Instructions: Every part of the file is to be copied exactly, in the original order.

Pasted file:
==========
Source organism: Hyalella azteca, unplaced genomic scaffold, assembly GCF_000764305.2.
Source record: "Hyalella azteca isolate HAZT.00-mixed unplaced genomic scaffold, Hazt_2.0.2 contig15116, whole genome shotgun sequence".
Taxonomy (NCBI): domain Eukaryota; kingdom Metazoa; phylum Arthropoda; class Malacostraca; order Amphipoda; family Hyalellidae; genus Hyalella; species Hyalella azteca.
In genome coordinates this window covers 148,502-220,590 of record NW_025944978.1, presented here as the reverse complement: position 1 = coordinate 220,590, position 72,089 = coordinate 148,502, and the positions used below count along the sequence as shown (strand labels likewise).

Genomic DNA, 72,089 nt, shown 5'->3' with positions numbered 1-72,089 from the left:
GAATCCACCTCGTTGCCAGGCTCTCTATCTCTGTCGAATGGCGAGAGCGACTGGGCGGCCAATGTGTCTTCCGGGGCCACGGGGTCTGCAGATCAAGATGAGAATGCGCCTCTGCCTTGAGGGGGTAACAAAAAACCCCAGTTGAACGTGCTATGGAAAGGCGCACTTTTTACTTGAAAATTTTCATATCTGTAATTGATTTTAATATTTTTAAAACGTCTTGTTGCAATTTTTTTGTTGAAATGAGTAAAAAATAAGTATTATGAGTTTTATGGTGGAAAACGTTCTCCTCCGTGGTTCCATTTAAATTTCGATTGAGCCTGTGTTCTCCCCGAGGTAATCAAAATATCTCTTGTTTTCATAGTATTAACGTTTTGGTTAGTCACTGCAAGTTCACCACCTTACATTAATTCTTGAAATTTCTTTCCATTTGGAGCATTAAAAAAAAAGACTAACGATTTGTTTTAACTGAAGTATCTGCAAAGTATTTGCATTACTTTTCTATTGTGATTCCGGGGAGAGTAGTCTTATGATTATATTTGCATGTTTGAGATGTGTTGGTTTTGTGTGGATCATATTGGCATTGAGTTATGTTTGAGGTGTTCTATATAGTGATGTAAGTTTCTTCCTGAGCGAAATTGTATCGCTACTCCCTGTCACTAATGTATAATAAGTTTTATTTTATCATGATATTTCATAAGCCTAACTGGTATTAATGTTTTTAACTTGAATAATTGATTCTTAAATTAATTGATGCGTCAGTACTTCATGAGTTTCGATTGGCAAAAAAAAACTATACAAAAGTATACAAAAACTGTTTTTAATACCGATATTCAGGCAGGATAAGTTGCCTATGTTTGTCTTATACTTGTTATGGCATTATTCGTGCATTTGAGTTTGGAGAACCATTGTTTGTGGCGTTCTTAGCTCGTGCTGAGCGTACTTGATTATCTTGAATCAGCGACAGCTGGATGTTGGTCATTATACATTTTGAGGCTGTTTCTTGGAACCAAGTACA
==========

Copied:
Source organism: Hyalella azteca, unplaced genomic scaffold, assembly GCF_000764305.2.
Source record: "Hyalella azteca isolate HAZT.00-mixed unplaced genomic scaffold, Hazt_2.0.2 contig15116, whole genome shotgun sequence".
Taxonomy (NCBI): domain Eukaryota; kingdom Metazoa; phylum Arthropoda; class Malacostraca; order Amphipoda; family Hyalellidae; genus Hyalella; species Hyalella azteca.
In genome coordinates this window covers 148,502-220,590 of record NW_025944978.1, presented here as the reverse complement: position 1 = coordinate 220,590, position 72,089 = coordinate 148,502, and the positions used below count along the sequence as shown (strand labels likewise).

Genomic DNA, 72,089 nt, shown 5'->3' with positions numbered 1-72,089 from the left:
GAATCCACCTCGTTGCCAGGCTCTCTATCTCTGTCGAATGGCGAGAGCGACTGGGCGGCCAATGTGTCTTCCGGGGCCACGGGGTCTGCAGATCAAGATGAGAATGCGCCTCTGCCTTGAGGGGGTAACAAAAAACCCCAGTTGAACGTGCTATGGAAAGGCGCACTTTTTACTTGAAAATTTTCATATCTGTAATTGATTTTAATATTTTTAAAACGTCTTGTTGCAATTTTTTTGTTGAAATGAGTAAAAAATAAGTATTATGAGTTTTATGGTGGAAAACGTTCTCCTCCGTGGTTCCATTTAAATTTCGATTGAGCCTGTGTTCTCCCCGAGGTAATCAAAATATCTCTTGTTTTCATAGTATTAACGTTTTGGTTAGTCACTGCAAGTTCACCACCTTACATTAATTCTTGAAATTTCTTTCCATTTGGAGCATTAAAAAAAAAGACTAACGATTTGTTTTAACTGAAGTATCTGCAAAGTATTTGCATTACTTTTCTATTGTGATTCCGGGGAGAGTAGTCTTATGATTATATTTGCATGTTTGAGATGTGTTGGTTTTGTGTGGATCATATTGGCATTGAGTTATGTTTGAGGTGTTCTATATAGTGATGTAAGTTTCTTCCTGAGCGAAATTGTATCGCTACTCCCTGTCACTAATGTATAATAAGTTTTATTTTATCATGATATTTCATAAGCCTAACTGGTATTAATGTTTTTAACTTGAATAATTGATTCTTAAATTAATTGATGCGTCAGTACTTCATGAGTTTCGATTGGCAAAAAAAAACTATACAAAAGTATACAAAAACTGTTTTTAATACCGATATTCAGGCAGGATAAGTTGCCTATGTTTGTCTTATACTTGTTATGGCATTATTCGTGCATTTGAGTTTGGAGAACCATTGTTTGTGGCGTTCTTAGCTCGTGCTGAGCGTACTTGATTATCTTGAATCAGCGACAGCTGGATGTTGGTCATTATACATTTTGAGGCTGTTTCTTGGAACCAAGTACA